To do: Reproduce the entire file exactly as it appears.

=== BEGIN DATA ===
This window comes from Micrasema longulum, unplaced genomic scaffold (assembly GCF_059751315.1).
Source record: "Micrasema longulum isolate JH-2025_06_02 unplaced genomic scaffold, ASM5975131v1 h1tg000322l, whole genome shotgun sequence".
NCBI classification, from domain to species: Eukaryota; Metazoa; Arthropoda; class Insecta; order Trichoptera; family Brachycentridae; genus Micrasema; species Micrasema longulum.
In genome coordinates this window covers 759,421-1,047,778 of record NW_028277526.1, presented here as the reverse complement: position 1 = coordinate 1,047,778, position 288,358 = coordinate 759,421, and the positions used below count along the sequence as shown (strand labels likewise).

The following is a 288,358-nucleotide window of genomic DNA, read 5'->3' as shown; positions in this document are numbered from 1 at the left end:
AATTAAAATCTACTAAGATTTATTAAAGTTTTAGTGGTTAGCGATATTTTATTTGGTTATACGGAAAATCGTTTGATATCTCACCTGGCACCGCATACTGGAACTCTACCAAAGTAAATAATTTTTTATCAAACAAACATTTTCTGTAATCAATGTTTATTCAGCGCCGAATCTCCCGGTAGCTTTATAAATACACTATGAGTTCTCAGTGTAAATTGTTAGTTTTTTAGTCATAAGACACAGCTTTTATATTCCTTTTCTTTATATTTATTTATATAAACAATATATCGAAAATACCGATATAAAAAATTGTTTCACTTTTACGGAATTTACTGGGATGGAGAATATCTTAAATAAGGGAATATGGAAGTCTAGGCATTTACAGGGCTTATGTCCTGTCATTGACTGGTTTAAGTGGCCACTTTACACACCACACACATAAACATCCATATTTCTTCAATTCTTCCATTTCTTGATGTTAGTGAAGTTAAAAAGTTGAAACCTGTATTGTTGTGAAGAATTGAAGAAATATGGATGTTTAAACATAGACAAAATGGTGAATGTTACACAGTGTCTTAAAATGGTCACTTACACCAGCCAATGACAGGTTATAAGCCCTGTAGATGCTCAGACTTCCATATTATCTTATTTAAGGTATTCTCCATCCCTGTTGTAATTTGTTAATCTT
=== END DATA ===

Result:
This window comes from Micrasema longulum, unplaced genomic scaffold (assembly GCF_059751315.1).
Source record: "Micrasema longulum isolate JH-2025_06_02 unplaced genomic scaffold, ASM5975131v1 h1tg000322l, whole genome shotgun sequence".
NCBI classification, from domain to species: Eukaryota; Metazoa; Arthropoda; class Insecta; order Trichoptera; family Brachycentridae; genus Micrasema; species Micrasema longulum.
In genome coordinates this window covers 759,421-1,047,778 of record NW_028277526.1, presented here as the reverse complement: position 1 = coordinate 1,047,778, position 288,358 = coordinate 759,421, and the positions used below count along the sequence as shown (strand labels likewise).

The following is a 288,358-nucleotide window of genomic DNA, read 5'->3' as shown; positions in this document are numbered from 1 at the left end:
AATTAAAATCTACTAAGATTTATTAAAGTTTTAGTGGTTAGCGATATTTTATTTGGTTATACGGAAAATCGTTTGATATCTCACCTGGCACCGCATACTGGAACTCTACCAAAGTAAATAATTTTTTATCAAACAAACATTTTCTGTAATCAATGTTTATTCAGCGCCGAATCTCCCGGTAGCTTTATAAATACACTATGAGTTCTCAGTGTAAATTGTTAGTTTTTTAGTCATAAGACACAGCTTTTATATTCCTTTTCTTTATATTTATTTATATAAACAATATATCGAAAATACCGATATAAAAAATTGTTTCACTTTTACGGAATTTACTGGGATGGAGAATATCTTAAATAAGGGAATATGGAAGTCTAGGCATTTACAGGGCTTATGTCCTGTCATTGACTGGTTTAAGTGGCCACTTTACACACCACACACATAAACATCCATATTTCTTCAATTCTTCCATTTCTTGATGTTAGTGAAGTTAAAAAGTTGAAACCTGTATTGTTGTGAAGAATTGAAGAAATATGGATGTTTAAACATAGACAAAATGGTGAATGTTACACAGTGTCTTAAAATGGTCACTTACACCAGCCAATGACAGGTTATAAGCCCTGTAGATGCTCAGACTTCCATATTATCTTATTTAAGGTATTCTCCATCCCTGTTGTAATTTGTTAATCTT